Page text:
U.K. Contact Centers Slow to Adopt Remote Agent Model

A report from market research firm ContactBabel shows that contact centers in the U.K. are slow to adopt the remote or home-based agent model.

According to the report, of the 960,000 contact center agents in the U.K., only about 3,000 work from home. This is way behind the U.S., where market research firm IDC has predicted 330,000 home-based agents by 2010.

During “Work Wise Week,” which took place May 15-21 in Great Britain, global communications company BT joined up with contact center technology company CosmoCom to promote adoption of green IT practices including the use of remote agents among contact centers in the U.K.

BT is one of the biggest employers of home-based agents in the U.K. The company’s strategy is to target over 55s, mothers returning to work, home care providers and the disabled to help with its corporate inclusion agenda.

“With proven technology available on the market to enable firms to be much more flexible about agent location, there is no reason for so many of the UK’s contact centers to accept the traditional contact center model,” said Natasha Clough, senior global marketing manager CRM for BT, in a release.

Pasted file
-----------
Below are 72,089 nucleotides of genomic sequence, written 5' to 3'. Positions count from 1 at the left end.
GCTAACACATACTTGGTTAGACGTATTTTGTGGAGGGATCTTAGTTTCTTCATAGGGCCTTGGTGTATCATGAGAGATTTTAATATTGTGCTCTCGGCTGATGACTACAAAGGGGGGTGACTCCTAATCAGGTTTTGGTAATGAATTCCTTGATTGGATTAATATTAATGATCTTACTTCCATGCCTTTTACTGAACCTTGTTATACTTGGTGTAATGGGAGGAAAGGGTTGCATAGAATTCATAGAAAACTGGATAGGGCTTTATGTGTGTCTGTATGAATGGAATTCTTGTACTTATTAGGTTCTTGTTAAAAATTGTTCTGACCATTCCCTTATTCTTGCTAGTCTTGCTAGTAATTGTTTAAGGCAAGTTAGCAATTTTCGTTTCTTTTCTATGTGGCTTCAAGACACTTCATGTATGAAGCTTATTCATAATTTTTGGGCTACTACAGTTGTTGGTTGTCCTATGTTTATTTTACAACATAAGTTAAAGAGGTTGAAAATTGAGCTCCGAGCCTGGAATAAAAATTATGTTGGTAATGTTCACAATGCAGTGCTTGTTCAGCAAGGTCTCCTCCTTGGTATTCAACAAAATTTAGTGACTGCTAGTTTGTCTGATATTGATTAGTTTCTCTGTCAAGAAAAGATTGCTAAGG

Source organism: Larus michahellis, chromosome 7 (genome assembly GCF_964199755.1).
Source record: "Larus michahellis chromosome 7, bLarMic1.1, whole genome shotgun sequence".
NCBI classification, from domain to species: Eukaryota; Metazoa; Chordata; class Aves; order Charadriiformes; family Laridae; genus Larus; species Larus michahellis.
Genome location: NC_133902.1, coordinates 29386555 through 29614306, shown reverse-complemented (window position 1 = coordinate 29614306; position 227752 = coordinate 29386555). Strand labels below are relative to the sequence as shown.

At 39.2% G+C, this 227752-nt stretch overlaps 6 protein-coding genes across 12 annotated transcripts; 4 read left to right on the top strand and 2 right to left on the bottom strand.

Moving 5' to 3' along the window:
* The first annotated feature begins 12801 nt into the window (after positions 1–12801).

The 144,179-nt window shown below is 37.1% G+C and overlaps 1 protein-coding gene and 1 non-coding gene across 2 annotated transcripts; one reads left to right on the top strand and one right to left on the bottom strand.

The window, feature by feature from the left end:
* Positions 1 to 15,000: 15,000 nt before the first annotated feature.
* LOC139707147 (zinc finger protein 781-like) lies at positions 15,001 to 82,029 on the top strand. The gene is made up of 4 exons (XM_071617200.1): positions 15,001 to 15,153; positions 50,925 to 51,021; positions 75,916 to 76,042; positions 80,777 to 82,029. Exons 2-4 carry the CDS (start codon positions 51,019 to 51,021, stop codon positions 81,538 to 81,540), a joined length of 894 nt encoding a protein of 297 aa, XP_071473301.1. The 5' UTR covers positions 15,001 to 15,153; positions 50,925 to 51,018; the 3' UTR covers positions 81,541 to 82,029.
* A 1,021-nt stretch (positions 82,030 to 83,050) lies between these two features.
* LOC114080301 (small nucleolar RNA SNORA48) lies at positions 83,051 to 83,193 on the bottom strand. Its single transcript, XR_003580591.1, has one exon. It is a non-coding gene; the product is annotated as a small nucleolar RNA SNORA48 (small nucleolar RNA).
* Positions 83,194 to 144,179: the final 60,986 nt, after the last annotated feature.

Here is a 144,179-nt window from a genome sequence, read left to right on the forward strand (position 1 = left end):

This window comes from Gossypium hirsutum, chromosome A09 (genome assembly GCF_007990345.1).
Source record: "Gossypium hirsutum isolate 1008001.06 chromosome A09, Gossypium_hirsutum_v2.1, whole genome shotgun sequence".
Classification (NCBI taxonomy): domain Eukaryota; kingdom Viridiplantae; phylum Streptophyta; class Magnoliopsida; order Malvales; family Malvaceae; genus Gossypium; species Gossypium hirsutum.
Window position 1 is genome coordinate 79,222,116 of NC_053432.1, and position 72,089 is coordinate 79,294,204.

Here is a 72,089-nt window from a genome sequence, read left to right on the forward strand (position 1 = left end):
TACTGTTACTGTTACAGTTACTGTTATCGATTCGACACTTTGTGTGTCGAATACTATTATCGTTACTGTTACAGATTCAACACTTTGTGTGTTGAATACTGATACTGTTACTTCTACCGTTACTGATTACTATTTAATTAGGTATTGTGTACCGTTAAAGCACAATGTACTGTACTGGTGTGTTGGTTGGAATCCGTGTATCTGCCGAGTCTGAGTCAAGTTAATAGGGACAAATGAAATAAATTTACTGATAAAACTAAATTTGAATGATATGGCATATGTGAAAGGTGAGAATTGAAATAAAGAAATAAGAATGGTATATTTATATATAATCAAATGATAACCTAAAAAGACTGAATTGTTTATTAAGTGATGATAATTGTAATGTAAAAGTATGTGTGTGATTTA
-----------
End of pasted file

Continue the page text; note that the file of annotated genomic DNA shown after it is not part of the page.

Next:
Contact centers using the remote agent model report higher agent satisfaction and reduced attrition rates. Because remote agents keep their jobs longer, they build better customer interaction skills and service levels are improved. This in turn leads to increased profits. Another advantage is that it is a more environmentally friendly approach to working: Remote agents do not need to drive cars or take public transportation in order to get to work.

The remote agent model has been around years, but recent advancements in Web technology, including the advent of Software-as-a Service, has led to the “virtualized contact center,” where all end points on the network are equal, no matter where they are located.

With the virtualized contact center, agents and supervisors can work wherever they have a high-speed Internet connection. Agents working from their homes can handle phone calls, e-mails and Web chats coming into the queue just the same as if they were in the main center. In addition, their performance can be monitored remotely – and they can get the same training as the other agents through e-learning and Web-based training programs.

Mona Sultan, an analyst with research firm Datamonitor, said in a few years “virtualized” contact centers will be so commonplace that there won’t be any need to use the term “virtualized” anymore.

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